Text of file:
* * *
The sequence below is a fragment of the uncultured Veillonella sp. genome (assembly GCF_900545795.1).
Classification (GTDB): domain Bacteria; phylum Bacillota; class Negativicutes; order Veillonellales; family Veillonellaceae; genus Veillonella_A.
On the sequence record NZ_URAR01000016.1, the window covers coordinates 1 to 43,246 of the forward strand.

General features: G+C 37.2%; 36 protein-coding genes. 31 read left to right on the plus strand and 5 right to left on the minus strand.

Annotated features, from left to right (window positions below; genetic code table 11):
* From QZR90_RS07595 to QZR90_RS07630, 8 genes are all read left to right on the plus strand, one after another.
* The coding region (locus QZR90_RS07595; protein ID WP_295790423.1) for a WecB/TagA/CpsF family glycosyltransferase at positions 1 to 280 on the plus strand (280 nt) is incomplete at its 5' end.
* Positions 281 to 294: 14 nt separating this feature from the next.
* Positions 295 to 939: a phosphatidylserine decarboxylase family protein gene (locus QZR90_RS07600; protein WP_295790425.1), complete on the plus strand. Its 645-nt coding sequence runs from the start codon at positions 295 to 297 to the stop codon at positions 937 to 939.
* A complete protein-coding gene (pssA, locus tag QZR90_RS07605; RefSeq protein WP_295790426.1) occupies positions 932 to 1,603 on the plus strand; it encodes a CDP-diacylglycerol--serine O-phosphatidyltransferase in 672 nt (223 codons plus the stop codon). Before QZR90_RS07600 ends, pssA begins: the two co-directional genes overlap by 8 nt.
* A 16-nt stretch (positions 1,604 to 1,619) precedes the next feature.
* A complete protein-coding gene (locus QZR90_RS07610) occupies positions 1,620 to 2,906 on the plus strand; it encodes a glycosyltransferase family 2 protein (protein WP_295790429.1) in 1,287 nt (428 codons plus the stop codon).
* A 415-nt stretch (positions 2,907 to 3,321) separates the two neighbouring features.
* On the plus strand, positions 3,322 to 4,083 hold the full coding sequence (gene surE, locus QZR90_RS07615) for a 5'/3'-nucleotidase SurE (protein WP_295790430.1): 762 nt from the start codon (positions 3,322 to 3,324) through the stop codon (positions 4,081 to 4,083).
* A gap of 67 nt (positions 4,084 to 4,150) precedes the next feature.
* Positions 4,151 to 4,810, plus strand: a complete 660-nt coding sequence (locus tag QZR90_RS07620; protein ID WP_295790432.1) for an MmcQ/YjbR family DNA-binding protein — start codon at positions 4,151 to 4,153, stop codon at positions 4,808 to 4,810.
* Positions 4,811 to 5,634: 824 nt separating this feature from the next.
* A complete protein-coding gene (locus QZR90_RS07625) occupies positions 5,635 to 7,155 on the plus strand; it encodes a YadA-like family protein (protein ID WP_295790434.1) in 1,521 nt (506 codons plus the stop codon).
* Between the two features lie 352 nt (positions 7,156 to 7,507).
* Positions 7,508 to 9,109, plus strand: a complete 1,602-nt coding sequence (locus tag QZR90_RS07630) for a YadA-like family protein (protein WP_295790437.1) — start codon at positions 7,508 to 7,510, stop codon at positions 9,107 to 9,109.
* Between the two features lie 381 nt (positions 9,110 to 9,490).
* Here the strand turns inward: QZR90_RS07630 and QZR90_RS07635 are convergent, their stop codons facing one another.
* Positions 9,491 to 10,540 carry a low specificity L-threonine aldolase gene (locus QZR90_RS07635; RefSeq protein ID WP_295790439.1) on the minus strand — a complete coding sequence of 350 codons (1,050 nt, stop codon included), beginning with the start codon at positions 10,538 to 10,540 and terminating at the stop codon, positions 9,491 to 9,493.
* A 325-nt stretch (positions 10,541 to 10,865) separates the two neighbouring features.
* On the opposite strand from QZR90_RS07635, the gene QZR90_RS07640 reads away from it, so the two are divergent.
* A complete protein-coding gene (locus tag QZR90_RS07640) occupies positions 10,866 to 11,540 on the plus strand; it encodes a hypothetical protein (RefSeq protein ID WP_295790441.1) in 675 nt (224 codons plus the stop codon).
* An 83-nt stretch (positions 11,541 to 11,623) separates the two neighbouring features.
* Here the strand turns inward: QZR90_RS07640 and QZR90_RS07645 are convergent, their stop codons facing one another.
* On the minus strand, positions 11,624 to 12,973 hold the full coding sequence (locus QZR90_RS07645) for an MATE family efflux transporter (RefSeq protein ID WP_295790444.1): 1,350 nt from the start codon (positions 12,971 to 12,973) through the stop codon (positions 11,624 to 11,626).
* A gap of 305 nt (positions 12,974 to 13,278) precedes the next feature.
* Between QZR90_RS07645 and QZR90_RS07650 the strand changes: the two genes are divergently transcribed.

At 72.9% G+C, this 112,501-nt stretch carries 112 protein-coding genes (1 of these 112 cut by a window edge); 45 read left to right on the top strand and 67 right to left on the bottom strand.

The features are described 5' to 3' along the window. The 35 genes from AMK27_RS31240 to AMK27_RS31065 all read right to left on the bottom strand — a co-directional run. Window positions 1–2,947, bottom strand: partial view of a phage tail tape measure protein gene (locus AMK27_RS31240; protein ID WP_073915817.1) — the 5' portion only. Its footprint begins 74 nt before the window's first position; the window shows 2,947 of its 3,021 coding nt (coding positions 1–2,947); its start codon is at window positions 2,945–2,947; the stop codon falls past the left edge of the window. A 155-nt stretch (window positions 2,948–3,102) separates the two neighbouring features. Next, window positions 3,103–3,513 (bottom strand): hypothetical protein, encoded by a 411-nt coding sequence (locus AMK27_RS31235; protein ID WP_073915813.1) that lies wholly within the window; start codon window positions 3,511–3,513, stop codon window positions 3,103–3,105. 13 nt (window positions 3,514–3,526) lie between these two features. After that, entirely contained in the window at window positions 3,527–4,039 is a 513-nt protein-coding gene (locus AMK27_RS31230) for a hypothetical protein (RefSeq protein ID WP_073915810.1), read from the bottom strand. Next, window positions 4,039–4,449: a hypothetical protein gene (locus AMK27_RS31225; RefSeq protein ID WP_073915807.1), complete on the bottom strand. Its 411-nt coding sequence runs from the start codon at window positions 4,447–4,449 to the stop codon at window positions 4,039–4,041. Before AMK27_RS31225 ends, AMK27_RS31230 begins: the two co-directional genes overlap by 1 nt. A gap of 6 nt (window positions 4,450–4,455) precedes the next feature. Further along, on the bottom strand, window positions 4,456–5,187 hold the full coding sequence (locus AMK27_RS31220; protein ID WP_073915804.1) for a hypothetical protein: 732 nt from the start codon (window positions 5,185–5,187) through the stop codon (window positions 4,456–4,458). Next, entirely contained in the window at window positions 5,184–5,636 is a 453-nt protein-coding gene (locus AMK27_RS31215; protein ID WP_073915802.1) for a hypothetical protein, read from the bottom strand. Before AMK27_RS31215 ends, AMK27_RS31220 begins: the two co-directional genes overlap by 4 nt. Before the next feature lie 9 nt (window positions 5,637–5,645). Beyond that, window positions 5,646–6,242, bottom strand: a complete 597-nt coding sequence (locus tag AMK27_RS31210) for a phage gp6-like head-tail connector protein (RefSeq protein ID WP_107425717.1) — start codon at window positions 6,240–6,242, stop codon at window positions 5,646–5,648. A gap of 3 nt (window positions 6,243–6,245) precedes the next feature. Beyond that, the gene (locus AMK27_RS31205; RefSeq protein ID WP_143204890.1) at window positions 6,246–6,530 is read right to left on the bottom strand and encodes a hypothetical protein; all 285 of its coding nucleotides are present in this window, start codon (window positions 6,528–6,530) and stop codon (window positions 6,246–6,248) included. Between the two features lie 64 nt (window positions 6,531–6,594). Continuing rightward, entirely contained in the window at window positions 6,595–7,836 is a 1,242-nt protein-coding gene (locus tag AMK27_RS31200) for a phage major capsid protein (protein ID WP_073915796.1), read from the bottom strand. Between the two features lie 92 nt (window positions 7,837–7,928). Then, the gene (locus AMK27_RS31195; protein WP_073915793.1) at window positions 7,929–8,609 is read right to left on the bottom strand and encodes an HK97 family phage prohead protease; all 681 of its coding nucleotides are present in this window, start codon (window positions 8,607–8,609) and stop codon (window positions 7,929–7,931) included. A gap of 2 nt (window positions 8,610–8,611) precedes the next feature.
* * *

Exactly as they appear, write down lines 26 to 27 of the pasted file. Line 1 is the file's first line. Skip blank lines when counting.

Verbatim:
* A complete protein-coding gene (locus tag QZR90_RS07640) occupies positions 10,866 to 11,540 on the plus strand; it encodes a hypothetical protein (RefSeq protein ID WP_295790441.1) in 675 nt (224 codons plus the stop codon).
* An 83-nt stretch (positions 11,541 to 11,623) separates the two neighbouring features.